Deliver Me from Deliver-It-Yourself
“You know what would be nice?” Bobby flipped down the top third of the newspaper and regarded me with the natural suspicion of husbands everywhere.
“What is that?”
“A small piece of flat land.”
I was standing at the windows that offer a sweeping view of the New York-Pennsylvania border and our field and woods, all carpeted in snow and capped with a lead gray sky. Robert—a veteran of many encounters with my “ideas,” simply waited.
“For a fire pit,” I continued. “Wouldn’t it be nice to have an outdoor fire pit? We just have too much slope.”
Now, back in middle school, when they took all the boys into one assembly to teach them to shave or belch, or both at the same time, they put the girls together and introduced us to female methods of persuasion. Some of these concepts cannot be discussed openly or I will lose my membership in the Sisterhood, but there are a couple in the public domain. Tears are the most commonly mentioned, but one of the go-to tactics in my toolbox is The Sigh. It’s gotta be impressive, starting from your knees. It should be sustained and loud enough to overcome environmental noise factors—like a husband with his fingers stuck in his ears. I am an expert sigher, though, and Bob knows all that is usually left for him to do is wait for the little timer to pop out of his cooking goose.
However, men are not exactly weaponless themselves, and that moment at the window represented the last time I would be the lead dog on this particular home improvement project. In fact, all I did was kick the first stone off the mountaintop. The avalanche that followed was all on him. In a matter of hours, the simple idea of an eight-by-eight platform for a small fire pit had morphed into a tiered deck addition to the house, complete with outdoor kitchen, covered seating area, and hot tub. Staring at the architectural-quality drawing my better half had produced faster than a hiccup, I realized I had played right into a plan that was fully developed in his head long before my sigh had begun its journey up my body.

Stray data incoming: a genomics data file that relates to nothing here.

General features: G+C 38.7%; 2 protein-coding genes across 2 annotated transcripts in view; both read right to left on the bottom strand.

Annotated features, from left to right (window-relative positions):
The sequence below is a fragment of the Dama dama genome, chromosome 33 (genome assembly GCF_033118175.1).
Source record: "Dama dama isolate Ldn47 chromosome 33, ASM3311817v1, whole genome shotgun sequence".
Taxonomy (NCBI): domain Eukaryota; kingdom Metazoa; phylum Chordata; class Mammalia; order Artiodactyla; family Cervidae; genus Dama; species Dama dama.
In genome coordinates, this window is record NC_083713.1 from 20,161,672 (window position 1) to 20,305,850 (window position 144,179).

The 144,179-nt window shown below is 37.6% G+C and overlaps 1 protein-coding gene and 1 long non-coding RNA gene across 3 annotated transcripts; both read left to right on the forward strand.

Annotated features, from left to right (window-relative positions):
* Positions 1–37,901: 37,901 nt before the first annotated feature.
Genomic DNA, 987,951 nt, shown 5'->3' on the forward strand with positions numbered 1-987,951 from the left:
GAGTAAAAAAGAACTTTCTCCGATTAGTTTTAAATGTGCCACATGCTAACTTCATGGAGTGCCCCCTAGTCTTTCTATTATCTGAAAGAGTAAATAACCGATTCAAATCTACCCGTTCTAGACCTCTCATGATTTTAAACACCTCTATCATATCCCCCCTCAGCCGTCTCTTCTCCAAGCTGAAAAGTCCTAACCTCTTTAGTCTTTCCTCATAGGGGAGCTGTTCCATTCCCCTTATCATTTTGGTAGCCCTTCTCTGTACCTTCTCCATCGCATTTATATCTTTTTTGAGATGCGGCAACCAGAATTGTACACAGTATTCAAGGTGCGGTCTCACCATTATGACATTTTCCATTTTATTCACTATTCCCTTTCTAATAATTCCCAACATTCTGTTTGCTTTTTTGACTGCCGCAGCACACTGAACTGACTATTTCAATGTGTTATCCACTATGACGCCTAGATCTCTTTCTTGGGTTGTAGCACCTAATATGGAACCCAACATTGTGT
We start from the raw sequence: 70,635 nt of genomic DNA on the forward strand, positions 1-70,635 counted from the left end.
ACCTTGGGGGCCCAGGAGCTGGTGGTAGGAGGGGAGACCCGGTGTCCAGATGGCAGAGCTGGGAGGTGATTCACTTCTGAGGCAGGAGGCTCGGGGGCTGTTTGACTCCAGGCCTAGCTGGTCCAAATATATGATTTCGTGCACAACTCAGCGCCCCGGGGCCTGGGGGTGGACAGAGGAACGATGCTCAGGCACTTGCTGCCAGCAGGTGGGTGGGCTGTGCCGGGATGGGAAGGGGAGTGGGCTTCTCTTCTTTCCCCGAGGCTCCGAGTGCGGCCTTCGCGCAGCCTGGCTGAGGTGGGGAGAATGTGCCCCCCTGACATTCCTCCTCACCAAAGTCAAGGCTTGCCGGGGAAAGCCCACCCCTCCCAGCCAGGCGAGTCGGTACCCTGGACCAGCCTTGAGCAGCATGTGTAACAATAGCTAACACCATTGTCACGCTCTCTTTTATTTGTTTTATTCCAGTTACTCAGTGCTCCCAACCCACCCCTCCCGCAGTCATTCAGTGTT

We started gathering pieces of the deck project as we found bargains. The fire pit was an out-of-season snatch for a song and the stonework was a discontinued stroke of luck. On a bitter March day, I saw a sale on the type of decking boards we were interested in. We trucked off the hill and found the stuff was just what we were after. We purchased just shy of a thousand square feet. (Remember my eight by eight idea? Forget it. All this thing was going to need was a wind sock and the medical helicopter could land on it.)
“Will they deliver the boards?” I asked as I climbed into the truck.
My husband grinned and shook his head.
“This,” Bob said triumphantly, “is why we bought a trailer.” The autumn before, we had picked up a fifteen-foot trailer, a nice one with sides and a gate, to help with all the chores having our hilltop home seemed to necessitate. It was parked next to the garage, snoozing away the snowy days. Bob had the hitch set up on blocks, so it would be easy to back the truck up, fit the ball over the hitch, secure it, and head out. Turns out, the blocks had shifted and the trailer was sitting firmly on the frozen ground. That was okay, because we had hydraulic jacks to lift the hitch back up and slide the blocks under again. Bob retrieved the jacks and put one into position. Crank. Crank. Crank. Crankity-crank-crank. It sure looked to my untrained eye like the jack wasn’t lifting anything, including my husband’s spirits.